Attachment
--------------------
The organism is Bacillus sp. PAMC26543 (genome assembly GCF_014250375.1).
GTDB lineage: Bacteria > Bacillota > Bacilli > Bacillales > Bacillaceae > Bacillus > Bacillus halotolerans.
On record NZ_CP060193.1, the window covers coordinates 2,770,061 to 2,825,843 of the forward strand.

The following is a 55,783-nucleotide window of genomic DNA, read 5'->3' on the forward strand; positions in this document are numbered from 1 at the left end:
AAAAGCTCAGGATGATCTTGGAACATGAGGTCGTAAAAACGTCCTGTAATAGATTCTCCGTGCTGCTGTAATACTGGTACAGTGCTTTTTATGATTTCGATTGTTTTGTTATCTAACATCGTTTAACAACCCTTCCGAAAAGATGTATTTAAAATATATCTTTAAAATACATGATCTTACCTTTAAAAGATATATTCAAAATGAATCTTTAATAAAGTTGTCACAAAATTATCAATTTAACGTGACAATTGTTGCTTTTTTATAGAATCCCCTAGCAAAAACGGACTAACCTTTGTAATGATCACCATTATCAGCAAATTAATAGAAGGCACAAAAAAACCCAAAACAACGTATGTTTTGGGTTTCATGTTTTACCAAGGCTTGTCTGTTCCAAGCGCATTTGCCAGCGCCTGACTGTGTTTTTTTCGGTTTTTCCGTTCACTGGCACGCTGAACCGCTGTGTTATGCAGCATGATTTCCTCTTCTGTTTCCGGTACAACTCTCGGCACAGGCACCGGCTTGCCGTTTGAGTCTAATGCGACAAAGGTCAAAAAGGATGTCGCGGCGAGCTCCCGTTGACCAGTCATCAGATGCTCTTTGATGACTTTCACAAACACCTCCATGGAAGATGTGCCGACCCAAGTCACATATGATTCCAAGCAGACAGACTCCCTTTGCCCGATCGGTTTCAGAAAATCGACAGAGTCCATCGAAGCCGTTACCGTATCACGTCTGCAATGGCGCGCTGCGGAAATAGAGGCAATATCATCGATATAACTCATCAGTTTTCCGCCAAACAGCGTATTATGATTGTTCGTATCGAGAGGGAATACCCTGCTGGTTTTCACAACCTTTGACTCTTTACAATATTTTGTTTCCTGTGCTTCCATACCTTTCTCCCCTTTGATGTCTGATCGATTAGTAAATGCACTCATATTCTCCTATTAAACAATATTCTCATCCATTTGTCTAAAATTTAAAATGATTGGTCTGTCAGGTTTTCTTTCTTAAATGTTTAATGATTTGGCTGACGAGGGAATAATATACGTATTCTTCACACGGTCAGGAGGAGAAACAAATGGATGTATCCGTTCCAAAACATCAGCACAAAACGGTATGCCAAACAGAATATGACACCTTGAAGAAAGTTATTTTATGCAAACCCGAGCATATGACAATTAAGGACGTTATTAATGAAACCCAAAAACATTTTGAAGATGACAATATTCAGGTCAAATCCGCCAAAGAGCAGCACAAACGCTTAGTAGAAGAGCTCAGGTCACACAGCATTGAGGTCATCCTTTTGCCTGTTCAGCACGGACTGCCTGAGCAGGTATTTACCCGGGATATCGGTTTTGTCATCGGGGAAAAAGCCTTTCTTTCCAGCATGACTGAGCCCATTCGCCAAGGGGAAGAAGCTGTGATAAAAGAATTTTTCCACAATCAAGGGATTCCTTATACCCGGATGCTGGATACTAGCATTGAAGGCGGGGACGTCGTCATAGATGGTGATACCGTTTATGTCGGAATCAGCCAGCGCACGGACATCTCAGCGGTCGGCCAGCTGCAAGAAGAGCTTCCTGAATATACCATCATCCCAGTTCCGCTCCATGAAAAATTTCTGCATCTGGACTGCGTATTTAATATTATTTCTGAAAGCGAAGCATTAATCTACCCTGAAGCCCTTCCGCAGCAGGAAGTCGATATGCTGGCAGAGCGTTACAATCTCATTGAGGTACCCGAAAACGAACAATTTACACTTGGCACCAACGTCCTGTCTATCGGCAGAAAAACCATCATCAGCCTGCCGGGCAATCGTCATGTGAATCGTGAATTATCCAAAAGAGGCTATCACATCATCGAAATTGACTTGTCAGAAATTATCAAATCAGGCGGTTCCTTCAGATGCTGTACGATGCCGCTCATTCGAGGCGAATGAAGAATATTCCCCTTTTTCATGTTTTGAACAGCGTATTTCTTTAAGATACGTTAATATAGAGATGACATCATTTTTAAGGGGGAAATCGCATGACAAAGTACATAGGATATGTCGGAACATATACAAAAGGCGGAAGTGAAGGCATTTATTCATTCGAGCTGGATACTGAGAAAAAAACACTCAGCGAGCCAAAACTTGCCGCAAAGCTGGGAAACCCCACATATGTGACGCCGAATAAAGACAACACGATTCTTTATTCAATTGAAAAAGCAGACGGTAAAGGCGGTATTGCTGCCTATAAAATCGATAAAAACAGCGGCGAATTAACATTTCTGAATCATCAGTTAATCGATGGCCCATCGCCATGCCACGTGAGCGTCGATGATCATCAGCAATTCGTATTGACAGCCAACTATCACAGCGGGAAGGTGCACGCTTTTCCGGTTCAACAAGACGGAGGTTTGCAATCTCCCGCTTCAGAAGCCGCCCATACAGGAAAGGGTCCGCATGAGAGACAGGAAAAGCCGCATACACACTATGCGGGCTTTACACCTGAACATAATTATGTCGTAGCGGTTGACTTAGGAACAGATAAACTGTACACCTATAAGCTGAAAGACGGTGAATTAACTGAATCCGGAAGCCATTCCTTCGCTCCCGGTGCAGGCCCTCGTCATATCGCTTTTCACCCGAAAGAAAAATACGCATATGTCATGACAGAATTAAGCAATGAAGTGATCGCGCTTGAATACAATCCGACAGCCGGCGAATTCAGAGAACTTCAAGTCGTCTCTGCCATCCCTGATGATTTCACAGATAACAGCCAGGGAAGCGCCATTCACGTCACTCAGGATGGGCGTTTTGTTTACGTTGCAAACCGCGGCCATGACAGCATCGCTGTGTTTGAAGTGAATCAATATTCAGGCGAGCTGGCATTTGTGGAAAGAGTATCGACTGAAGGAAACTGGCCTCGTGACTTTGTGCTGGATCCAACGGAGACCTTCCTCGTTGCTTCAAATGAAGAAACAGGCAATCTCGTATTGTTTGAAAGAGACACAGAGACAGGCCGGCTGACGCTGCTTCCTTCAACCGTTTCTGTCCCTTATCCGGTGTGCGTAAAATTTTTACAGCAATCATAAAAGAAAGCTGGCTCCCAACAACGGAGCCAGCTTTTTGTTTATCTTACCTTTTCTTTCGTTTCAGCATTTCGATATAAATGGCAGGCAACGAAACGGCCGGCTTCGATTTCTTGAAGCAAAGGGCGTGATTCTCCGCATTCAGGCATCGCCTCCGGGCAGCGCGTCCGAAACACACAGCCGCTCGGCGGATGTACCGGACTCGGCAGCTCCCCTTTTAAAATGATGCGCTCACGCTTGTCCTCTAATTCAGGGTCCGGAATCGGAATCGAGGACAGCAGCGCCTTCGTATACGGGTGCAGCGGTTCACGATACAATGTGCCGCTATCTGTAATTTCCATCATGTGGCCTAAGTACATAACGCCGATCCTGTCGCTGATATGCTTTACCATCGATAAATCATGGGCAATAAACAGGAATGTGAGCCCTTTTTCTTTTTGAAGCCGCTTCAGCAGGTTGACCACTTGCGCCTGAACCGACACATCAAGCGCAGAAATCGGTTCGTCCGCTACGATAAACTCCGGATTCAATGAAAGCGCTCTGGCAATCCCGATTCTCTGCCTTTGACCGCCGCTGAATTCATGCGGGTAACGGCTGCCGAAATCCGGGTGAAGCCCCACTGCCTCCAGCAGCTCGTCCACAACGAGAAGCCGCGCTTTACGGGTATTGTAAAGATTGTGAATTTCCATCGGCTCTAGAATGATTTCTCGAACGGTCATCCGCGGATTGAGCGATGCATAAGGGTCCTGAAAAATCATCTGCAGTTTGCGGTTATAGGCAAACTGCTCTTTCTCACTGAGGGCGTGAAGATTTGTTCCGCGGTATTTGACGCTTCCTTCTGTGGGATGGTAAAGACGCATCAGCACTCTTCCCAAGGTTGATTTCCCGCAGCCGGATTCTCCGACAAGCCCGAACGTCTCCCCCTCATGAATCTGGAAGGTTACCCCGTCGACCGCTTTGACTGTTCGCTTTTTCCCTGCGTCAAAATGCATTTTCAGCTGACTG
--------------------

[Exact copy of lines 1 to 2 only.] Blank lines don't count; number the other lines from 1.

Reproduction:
The organism is Bacillus sp. PAMC26543 (genome assembly GCF_014250375.1).
GTDB lineage: Bacteria > Bacillota > Bacilli > Bacillales > Bacillaceae > Bacillus > Bacillus halotolerans.